[4] Because of their high vertical resolution and high sensitivity to aerosols and clouds, lidar (light detection and ranging) observations have been the most extensively used data sets for PSC studies and model validation [Hansen and Hoppe, 1997; Mehrtens et al., 1999; Brooks et al., 2004; Blum et al., 2006; Jumelet et al., 2008a, 2008b]. They have helped in investigating PSC formation processes and composition. Local PSC climatologies were also established from lidar data through continuous monitoring and measurement campaigns [Browell et al., 1990; David et al., 1998; Biele et al., 2001; Daneva and Shibata, 2003; Adriani et al., 2004; David et al., 2005; WMO, 2006, 2007]. There still exist issues when only using lidar data, the spatial sampling of the atmosphere being the major one. Ground-based lidar systems only probe a very narrow air column above the measurement stations. Airborne lidar sampling, often carried out during measurement campaigns, remains very sparse both in space and time. Moreover, although aircraft can follow moving air masses, Lagrangian flight paths remain difficult to achieve. Satellite measurements provide a much better spatiotemporal sampling, with continuous measurements often performed on a quasi-global coverage. Until recently, large-scale distributions of PSCs were derived from limb measurements such as SAGE (Stratospheric Aerosol and Gas Experiment) [McCormick et al., 1979; Polyakov et al., 2008], SAM (Stratospheric Aerosol Measurement) [Poole and Pitts, 1994] and POAM data (Polar Ozone and Aerosol Measurement POAM) [Fromm et al., 1997, 2003]. Unlike lidar data, the limb satellite data have a relatively poor spatial resolution, typically several kilometers vertically and a couple of hundred kilometers horizontally. This lack of resolution in satellite data has been vastly remedied by locating lidar instruments in space. The first spaceborne lidar measurements were carried out with the Lidar In-space Technology Experiment (LITE) instrument on board the American shuttle in 1993 [Winker et al., 1996]. The first long-duration spaceborne lidar was the Geoscience Laser Altimeter System (GLAS) instrument on board the Ice, Cloud and land Elevation Satellite (ICESat) which launched in 2003 [Palm et al., 2005; Mueller et al., 2008] and is now operated intermittently. The first and only lidar instrument on a satellite is the Cloud-Aerosol LIdar with Orthogonal Polarization (CALIOP) instrument on board the Cloud-Aerosol Lidar and Infrared Pathfinder Satellite Observations (CALIPSO) satellite that was launched in 2006 to be flying in close proximity with 5 other research satellites, the so-called A-Train formation [Winker et al., 2003, 2006]. Because of its high spatial resolution and polar orbit sampling, CALIOP/CALIPSO has started producing the most comprehensive data set available to date on aerosols and clouds. It should help to better characterize and parameterize PSCs in global models [Pitts et al., 2007; Noel et al., 2008].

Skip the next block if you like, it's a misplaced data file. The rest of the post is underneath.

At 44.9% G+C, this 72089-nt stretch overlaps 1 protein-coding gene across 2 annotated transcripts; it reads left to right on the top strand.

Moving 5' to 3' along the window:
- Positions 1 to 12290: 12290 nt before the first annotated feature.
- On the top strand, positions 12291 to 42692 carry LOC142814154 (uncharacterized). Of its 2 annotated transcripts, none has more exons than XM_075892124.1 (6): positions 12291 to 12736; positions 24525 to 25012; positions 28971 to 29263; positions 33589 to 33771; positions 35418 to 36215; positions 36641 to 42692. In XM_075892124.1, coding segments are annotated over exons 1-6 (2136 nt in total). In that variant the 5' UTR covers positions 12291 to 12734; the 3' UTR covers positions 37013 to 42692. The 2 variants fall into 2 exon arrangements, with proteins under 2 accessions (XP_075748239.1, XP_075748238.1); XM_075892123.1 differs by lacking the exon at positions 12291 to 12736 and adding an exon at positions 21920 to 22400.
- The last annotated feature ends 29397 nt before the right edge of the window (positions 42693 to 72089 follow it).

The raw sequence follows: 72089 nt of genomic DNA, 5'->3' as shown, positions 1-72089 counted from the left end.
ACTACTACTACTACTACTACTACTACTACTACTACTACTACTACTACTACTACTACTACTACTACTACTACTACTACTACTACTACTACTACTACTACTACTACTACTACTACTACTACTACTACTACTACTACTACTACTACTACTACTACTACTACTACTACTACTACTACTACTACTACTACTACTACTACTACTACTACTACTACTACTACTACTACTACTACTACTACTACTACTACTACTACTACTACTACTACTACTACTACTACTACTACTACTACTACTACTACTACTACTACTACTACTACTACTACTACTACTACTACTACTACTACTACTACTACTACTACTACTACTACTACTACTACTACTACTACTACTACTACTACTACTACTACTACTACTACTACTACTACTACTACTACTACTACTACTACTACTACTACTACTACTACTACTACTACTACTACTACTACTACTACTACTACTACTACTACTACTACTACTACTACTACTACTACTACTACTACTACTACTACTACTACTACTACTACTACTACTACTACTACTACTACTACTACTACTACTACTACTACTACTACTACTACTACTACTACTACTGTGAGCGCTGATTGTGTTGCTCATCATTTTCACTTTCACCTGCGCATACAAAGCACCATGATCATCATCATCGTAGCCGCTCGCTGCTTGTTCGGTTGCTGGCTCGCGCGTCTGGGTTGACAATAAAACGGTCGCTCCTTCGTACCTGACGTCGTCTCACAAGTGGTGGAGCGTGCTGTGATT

[5] The region where PSC fields are the most difficult to model is the Arctic lower stratosphere [Hendricks et al., 2001; Carslaw et al., 2002; Fueglistaler et al., 2003]. In contrast to the Southern Hemisphere, the Arctic temperatures are usually quite variable in space and time. On average, the Arctic winter temperatures tend to hover around the PSC formation temperature threshold. As a result, PSC formation is often intermittent and PSC fields are rather patchy in the Northern Hemisphere. The situation is very different in the Antarctic where the polar vortex is strong and stable with temperatures well below the PSC formation threshold. As a result, Antarctic PSCs fields are large and more or less permanent during the winter without exhibiting substantial interannual variability.